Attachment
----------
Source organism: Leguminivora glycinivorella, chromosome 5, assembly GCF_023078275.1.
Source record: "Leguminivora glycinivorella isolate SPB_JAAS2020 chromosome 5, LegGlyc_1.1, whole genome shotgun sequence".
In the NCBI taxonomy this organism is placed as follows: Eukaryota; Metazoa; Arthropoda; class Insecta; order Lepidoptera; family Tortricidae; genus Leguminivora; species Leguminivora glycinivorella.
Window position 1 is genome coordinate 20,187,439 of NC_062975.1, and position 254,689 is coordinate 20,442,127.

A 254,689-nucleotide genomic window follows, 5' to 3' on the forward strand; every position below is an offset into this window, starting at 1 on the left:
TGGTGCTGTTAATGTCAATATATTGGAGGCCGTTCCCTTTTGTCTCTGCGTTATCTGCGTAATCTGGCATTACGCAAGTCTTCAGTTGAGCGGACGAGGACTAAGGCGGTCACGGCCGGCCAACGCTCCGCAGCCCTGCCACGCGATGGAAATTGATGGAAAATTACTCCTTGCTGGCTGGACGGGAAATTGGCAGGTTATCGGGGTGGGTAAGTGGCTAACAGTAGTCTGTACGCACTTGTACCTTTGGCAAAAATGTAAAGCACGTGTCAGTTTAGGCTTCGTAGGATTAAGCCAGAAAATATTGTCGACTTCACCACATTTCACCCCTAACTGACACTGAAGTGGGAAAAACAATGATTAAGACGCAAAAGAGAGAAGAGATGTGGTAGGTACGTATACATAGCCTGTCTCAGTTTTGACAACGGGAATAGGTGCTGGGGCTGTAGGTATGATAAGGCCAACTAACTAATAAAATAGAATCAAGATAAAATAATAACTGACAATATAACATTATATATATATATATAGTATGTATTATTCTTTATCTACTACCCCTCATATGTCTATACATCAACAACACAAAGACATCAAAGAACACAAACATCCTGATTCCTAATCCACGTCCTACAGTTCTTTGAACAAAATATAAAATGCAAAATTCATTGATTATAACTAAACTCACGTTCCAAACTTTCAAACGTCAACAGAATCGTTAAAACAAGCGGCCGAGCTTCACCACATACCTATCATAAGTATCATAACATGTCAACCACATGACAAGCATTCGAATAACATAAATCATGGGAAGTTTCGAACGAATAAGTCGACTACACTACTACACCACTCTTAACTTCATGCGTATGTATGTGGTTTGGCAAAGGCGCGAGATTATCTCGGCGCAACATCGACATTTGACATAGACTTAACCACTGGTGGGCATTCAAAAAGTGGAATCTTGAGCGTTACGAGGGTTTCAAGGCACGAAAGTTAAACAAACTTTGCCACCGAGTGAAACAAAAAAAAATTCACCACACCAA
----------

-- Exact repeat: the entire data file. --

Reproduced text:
Source organism: Leguminivora glycinivorella, chromosome 5, assembly GCF_023078275.1.
Source record: "Leguminivora glycinivorella isolate SPB_JAAS2020 chromosome 5, LegGlyc_1.1, whole genome shotgun sequence".
In the NCBI taxonomy this organism is placed as follows: Eukaryota; Metazoa; Arthropoda; class Insecta; order Lepidoptera; family Tortricidae; genus Leguminivora; species Leguminivora glycinivorella.
Window position 1 is genome coordinate 20,187,439 of NC_062975.1, and position 254,689 is coordinate 20,442,127.

A 254,689-nucleotide genomic window follows, 5' to 3' on the forward strand; every position below is an offset into this window, starting at 1 on the left:
TGGTGCTGTTAATGTCAATATATTGGAGGCCGTTCCCTTTTGTCTCTGCGTTATCTGCGTAATCTGGCATTACGCAAGTCTTCAGTTGAGCGGACGAGGACTAAGGCGGTCACGGCCGGCCAACGCTCCGCAGCCCTGCCACGCGATGGAAATTGATGGAAAATTACTCCTTGCTGGCTGGACGGGAAATTGGCAGGTTATCGGGGTGGGTAAGTGGCTAACAGTAGTCTGTACGCACTTGTACCTTTGGCAAAAATGTAAAGCACGTGTCAGTTTAGGCTTCGTAGGATTAAGCCAGAAAATATTGTCGACTTCACCACATTTCACCCCTAACTGACACTGAAGTGGGAAAAACAATGATTAAGACGCAAAAGAGAGAAGAGATGTGGTAGGTACGTATACATAGCCTGTCTCAGTTTTGACAACGGGAATAGGTGCTGGGGCTGTAGGTATGATAAGGCCAACTAACTAATAAAATAGAATCAAGATAAAATAATAACTGACAATATAACATTATATATATATATATAGTATGTATTATTCTTTATCTACTACCCCTCATATGTCTATACATCAACAACACAAAGACATCAAAGAACACAAACATCCTGATTCCTAATCCACGTCCTACAGTTCTTTGAACAAAATATAAAATGCAAAATTCATTGATTATAACTAAACTCACGTTCCAAACTTTCAAACGTCAACAGAATCGTTAAAACAAGCGGCCGAGCTTCACCACATACCTATCATAAGTATCATAACATGTCAACCACATGACAAGCATTCGAATAACATAAATCATGGGAAGTTTCGAACGAATAAGTCGACTACACTACTACACCACTCTTAACTTCATGCGTATGTATGTGGTTTGGCAAAGGCGCGAGATTATCTCGGCGCAACATCGACATTTGACATAGACTTAACCACTGGTGGGCATTCAAAAAGTGGAATCTTGAGCGTTACGAGGGTTTCAAGGCACGAAAGTTAAACAAACTTTGCCACCGAGTGAAACAAAAAAAAATTCACCACACCAA